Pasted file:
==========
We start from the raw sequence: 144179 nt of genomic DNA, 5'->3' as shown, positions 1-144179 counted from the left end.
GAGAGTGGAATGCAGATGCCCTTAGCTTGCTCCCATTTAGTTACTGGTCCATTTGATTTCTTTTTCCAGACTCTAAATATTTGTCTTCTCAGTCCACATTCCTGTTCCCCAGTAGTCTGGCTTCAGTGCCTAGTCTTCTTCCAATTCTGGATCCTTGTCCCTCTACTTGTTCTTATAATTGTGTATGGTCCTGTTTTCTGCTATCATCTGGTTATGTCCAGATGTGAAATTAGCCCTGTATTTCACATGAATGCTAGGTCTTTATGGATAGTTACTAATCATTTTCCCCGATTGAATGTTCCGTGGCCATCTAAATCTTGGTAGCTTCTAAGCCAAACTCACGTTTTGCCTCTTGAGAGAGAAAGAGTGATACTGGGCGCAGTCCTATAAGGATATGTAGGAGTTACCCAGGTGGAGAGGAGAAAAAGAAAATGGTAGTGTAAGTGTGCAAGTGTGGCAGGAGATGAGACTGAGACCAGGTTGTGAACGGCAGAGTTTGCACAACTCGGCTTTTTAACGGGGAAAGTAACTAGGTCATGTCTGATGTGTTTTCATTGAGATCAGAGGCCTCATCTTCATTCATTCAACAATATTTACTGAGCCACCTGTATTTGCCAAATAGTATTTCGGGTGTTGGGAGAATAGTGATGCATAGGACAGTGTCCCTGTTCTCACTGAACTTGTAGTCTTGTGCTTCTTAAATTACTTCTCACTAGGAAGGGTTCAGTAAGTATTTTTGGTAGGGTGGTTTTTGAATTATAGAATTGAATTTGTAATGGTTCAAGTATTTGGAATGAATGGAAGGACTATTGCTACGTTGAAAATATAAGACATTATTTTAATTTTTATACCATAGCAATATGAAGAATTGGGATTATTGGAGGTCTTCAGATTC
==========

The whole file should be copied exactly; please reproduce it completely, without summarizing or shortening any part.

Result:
We start from the raw sequence: 144179 nt of genomic DNA, 5'->3' as shown, positions 1-144179 counted from the left end.
GAGAGTGGAATGCAGATGCCCTTAGCTTGCTCCCATTTAGTTACTGGTCCATTTGATTTCTTTTTCCAGACTCTAAATATTTGTCTTCTCAGTCCACATTCCTGTTCCCCAGTAGTCTGGCTTCAGTGCCTAGTCTTCTTCCAATTCTGGATCCTTGTCCCTCTACTTGTTCTTATAATTGTGTATGGTCCTGTTTTCTGCTATCATCTGGTTATGTCCAGATGTGAAATTAGCCCTGTATTTCACATGAATGCTAGGTCTTTATGGATAGTTACTAATCATTTTCCCCGATTGAATGTTCCGTGGCCATCTAAATCTTGGTAGCTTCTAAGCCAAACTCACGTTTTGCCTCTTGAGAGAGAAAGAGTGATACTGGGCGCAGTCCTATAAGGATATGTAGGAGTTACCCAGGTGGAGAGGAGAAAAAGAAAATGGTAGTGTAAGTGTGCAAGTGTGGCAGGAGATGAGACTGAGACCAGGTTGTGAACGGCAGAGTTTGCACAACTCGGCTTTTTAACGGGGAAAGTAACTAGGTCATGTCTGATGTGTTTTCATTGAGATCAGAGGCCTCATCTTCATTCATTCAACAATATTTACTGAGCCACCTGTATTTGCCAAATAGTATTTCGGGTGTTGGGAGAATAGTGATGCATAGGACAGTGTCCCTGTTCTCACTGAACTTGTAGTCTTGTGCTTCTTAAATTACTTCTCACTAGGAAGGGTTCAGTAAGTATTTTTGGTAGGGTGGTTTTTGAATTATAGAATTGAATTTGTAATGGTTCAAGTATTTGGAATGAATGGAAGGACTATTGCTACGTTGAAAATATAAGACATTATTTTAATTTTTATACCATAGCAATATGAAGAATTGGGATTATTGGAGGTCTTCAGATTC